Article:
Reducing Immunization Pain in Infants: A Systematic Review

Fikria Nur Ramadani1), Jaslis Ilyas2)


1)Master Program, Faculty of Public Health, Universitas Indonesia,

2)Department of Health Administration Policy, Faculty of Public Health, Universitas Indonesia




Background: Pain after vaccination injection is one of the most common reasons for parents to reject child immunization. Minimizing pain during childhood vaccination can help to prevent distress, development of needle fears, and subsequent health care avoidance behavior, such as nonadherence with vaccination schedule. This study aimed to review systematically reduction of immunization pain in infants.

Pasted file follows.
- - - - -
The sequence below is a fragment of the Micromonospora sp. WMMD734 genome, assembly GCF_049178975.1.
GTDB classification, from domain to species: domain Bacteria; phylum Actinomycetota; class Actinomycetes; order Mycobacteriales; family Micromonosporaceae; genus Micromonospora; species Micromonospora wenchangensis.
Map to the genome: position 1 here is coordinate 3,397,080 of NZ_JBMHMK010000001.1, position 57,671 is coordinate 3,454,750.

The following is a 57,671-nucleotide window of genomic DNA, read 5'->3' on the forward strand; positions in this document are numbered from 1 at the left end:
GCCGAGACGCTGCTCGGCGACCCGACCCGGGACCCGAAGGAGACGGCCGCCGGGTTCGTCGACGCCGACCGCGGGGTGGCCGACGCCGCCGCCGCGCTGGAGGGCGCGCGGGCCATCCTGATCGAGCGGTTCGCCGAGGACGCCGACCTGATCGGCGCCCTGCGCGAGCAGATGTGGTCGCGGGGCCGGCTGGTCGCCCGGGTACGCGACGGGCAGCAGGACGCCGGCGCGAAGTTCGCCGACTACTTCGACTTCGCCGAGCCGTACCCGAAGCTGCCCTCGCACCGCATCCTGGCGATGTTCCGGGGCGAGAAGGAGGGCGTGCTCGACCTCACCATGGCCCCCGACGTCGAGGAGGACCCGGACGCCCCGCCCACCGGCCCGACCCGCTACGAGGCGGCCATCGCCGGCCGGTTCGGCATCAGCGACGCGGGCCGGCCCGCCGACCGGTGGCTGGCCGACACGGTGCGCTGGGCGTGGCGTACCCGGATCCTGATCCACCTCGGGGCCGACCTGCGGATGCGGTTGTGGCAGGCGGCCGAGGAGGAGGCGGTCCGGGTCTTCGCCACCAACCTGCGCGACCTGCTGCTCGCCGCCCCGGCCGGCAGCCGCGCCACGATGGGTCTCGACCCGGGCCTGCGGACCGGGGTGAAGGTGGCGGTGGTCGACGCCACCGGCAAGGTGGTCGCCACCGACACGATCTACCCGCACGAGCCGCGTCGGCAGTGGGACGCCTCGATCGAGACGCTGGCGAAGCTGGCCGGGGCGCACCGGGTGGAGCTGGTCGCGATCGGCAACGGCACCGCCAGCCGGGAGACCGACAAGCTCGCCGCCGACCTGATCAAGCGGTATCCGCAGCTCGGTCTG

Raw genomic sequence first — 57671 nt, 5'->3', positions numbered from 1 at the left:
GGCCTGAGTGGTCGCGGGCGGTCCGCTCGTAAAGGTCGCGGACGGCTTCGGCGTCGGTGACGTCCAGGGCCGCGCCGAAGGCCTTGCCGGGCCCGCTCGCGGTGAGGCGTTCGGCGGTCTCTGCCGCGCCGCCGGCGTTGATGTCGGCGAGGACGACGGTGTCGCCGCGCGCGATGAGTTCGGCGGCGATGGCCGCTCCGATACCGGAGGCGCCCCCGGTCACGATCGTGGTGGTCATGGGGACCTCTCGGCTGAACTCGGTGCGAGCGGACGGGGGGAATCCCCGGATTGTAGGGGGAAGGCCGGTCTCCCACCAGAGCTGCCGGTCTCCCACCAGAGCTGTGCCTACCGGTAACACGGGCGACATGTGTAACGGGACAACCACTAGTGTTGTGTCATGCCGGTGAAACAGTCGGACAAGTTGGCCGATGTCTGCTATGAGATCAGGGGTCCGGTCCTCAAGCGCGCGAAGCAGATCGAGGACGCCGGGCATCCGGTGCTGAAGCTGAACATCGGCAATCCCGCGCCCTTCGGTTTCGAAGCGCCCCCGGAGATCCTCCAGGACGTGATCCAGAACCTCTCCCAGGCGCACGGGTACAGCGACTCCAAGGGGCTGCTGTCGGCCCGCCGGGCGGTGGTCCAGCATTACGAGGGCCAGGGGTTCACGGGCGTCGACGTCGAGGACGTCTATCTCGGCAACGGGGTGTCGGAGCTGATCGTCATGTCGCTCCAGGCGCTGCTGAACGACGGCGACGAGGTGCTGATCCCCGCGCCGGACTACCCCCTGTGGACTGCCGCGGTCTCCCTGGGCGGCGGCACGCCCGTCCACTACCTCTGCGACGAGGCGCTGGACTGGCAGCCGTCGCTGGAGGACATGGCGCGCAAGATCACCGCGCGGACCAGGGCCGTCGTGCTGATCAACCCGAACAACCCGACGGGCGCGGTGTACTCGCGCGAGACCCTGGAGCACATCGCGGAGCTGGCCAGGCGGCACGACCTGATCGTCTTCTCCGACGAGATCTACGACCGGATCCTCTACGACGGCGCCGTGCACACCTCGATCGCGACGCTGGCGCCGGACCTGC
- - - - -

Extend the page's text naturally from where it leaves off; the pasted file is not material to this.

Subject and Method: A systematic review was conducted by searching the following databases: Proquest, Scopus, Clinical Key, EBSCO Host, Science Direct, and PubMed, from 2014 to 2019. The keywords for this review breastfeeding AND (reduce pain) AND (Immunization OR Vaccination) AND (child OR infant OR newborn). There were 5 articles were obtained after implementing inclusion criteria.

Result:  Pain score among infants who received breastfeeding during immunization was lower than control group group (p<0.001). The duration of crying in infants who received breastfeeding was shorter than the control group (p<0.001).

Conclusion: Breastfeeding is an effective non-pharmacological intervention to reduce pain during immunization.


Keywords: pain, immunization, pain management, breastfeeding



Fikria Nur Ramadani. Master Program, Faculty of Public Health, Universitas Indonesia, Depok, West Java. Email: Mobile: 082310301694.



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